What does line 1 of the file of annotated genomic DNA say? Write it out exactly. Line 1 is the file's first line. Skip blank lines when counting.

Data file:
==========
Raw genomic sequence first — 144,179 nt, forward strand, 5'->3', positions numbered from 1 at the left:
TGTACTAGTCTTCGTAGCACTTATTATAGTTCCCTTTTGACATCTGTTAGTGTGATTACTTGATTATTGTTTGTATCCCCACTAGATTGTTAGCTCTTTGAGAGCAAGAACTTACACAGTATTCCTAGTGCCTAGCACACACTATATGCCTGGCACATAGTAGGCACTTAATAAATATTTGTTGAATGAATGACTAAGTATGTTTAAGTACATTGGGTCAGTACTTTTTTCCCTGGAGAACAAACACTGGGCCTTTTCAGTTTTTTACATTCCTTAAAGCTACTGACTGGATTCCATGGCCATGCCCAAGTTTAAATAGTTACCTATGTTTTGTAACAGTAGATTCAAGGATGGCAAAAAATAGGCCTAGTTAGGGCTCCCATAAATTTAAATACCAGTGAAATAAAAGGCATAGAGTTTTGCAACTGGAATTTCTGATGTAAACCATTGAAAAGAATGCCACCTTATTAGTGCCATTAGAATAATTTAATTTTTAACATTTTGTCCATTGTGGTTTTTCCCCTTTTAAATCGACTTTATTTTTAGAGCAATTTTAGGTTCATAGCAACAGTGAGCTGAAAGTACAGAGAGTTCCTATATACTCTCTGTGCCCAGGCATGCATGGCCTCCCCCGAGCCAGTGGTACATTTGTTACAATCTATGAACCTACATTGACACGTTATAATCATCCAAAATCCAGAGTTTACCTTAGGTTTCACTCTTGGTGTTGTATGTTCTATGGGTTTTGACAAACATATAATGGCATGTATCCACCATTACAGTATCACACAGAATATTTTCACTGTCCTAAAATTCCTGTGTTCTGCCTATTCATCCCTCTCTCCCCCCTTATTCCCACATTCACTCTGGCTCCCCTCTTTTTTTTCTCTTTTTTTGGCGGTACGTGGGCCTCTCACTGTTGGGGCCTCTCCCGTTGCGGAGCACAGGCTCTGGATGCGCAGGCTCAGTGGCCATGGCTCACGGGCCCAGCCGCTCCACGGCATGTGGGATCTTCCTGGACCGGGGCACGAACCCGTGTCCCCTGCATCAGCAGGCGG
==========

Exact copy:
Raw genomic sequence first — 144,179 nt, forward strand, 5'->3', positions numbered from 1 at the left: